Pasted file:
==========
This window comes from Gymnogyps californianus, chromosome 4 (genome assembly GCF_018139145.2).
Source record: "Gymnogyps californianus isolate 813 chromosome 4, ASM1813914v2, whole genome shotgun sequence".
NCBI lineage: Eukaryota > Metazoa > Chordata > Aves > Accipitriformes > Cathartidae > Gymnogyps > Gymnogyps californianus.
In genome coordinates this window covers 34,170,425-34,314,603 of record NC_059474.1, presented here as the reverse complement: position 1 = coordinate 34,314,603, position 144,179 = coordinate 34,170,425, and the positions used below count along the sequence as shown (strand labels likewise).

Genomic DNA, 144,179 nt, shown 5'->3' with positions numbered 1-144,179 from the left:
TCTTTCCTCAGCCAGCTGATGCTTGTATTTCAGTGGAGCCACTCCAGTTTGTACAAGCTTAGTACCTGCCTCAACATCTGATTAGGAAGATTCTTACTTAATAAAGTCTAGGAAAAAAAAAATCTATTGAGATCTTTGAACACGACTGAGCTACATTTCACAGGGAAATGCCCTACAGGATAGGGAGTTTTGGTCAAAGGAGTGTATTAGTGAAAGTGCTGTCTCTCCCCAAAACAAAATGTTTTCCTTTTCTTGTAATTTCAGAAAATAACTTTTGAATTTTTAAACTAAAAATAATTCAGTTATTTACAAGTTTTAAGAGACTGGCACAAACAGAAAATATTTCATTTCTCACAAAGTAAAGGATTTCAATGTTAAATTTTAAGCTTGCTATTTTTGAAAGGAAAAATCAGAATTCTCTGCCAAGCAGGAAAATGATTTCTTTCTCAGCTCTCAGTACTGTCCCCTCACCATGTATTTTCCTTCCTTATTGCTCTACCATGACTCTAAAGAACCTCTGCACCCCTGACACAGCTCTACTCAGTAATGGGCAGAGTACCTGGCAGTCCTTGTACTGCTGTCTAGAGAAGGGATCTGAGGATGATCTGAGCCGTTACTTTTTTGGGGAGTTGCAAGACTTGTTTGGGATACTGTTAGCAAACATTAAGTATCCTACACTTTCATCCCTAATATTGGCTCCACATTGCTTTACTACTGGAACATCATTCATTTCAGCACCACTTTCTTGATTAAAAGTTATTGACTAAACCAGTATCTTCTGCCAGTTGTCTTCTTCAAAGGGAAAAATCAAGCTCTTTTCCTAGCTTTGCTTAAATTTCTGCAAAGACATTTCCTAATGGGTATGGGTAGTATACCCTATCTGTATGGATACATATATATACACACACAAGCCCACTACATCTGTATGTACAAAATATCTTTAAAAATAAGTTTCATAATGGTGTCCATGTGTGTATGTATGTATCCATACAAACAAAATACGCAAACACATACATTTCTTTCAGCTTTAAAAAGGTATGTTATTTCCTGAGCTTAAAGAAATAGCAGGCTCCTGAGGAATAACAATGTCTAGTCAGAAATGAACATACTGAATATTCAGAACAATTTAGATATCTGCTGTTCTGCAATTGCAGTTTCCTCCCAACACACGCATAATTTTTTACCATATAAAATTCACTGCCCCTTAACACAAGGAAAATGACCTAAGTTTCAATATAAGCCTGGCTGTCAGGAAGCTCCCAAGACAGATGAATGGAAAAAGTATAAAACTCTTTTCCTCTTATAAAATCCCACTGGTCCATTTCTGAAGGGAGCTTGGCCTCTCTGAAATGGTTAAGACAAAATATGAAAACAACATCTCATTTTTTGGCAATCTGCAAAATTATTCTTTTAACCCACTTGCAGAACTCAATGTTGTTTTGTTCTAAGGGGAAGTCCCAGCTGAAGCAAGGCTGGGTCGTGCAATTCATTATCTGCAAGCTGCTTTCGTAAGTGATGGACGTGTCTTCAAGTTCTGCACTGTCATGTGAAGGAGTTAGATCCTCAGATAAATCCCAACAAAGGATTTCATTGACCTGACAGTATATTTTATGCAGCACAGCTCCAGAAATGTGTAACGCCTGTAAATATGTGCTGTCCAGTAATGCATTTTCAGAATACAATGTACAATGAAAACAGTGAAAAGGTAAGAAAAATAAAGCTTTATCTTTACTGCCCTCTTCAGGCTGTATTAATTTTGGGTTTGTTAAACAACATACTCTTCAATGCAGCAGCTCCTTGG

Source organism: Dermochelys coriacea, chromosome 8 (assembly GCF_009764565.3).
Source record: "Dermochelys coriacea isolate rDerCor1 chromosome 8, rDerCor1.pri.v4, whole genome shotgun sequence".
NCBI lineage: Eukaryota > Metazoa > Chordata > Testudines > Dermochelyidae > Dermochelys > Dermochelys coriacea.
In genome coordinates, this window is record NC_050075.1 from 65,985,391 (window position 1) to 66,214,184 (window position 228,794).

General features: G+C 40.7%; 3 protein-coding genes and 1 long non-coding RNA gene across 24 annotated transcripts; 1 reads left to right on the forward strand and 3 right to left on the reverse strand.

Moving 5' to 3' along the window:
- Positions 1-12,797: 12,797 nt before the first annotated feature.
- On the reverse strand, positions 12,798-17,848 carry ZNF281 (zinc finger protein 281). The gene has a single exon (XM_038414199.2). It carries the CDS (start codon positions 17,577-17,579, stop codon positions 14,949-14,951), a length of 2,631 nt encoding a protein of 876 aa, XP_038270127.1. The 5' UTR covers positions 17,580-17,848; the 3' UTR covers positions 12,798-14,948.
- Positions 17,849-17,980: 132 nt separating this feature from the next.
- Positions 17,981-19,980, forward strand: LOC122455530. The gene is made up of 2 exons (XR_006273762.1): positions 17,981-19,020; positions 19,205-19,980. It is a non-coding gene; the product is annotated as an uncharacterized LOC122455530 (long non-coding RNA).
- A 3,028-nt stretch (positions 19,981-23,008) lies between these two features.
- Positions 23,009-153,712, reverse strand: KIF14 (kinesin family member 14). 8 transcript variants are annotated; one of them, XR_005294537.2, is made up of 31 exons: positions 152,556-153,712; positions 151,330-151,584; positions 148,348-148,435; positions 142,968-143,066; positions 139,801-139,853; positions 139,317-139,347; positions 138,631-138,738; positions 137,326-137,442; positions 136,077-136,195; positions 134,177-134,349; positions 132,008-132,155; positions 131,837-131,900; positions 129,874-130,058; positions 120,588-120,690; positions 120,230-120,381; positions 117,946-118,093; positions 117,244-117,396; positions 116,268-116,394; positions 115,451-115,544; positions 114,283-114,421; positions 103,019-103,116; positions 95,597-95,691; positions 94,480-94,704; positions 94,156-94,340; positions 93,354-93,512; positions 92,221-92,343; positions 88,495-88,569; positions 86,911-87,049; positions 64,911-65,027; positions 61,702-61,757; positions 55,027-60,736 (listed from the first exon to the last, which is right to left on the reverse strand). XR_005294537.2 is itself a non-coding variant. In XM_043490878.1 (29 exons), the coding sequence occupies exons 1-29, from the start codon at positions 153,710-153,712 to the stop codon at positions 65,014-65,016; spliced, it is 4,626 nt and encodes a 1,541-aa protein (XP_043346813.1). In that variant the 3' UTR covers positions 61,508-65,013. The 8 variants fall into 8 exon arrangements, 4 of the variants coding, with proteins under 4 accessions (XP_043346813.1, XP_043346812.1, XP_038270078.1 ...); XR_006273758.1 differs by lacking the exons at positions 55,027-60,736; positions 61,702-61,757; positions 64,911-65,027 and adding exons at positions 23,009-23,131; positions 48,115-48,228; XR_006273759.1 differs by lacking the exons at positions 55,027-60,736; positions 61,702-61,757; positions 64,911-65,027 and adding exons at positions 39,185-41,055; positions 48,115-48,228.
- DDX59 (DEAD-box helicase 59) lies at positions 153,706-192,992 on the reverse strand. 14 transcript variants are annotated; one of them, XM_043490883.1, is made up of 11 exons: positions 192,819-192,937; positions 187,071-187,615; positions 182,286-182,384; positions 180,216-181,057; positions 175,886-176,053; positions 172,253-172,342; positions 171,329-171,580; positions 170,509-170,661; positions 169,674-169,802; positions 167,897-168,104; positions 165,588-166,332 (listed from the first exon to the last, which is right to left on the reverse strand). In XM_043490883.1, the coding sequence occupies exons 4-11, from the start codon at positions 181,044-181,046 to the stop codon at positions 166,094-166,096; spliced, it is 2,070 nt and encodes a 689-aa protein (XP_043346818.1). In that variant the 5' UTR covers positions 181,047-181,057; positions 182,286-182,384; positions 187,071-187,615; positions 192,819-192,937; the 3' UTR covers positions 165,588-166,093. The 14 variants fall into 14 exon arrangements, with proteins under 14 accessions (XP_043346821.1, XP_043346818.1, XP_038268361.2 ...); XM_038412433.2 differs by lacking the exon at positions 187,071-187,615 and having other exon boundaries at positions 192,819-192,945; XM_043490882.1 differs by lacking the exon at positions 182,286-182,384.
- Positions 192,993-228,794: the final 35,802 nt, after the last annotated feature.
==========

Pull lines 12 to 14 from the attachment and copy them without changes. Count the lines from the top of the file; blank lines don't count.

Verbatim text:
Moving 5' to 3' along the window:
- Positions 1-12,797: 12,797 nt before the first annotated feature.
- On the reverse strand, positions 12,798-17,848 carry ZNF281 (zinc finger protein 281). The gene has a single exon (XM_038414199.2). It carries the CDS (start codon positions 17,577-17,579, stop codon positions 14,949-14,951), a length of 2,631 nt encoding a protein of 876 aa, XP_038270127.1. The 5' UTR covers positions 17,580-17,848; the 3' UTR covers positions 12,798-14,948.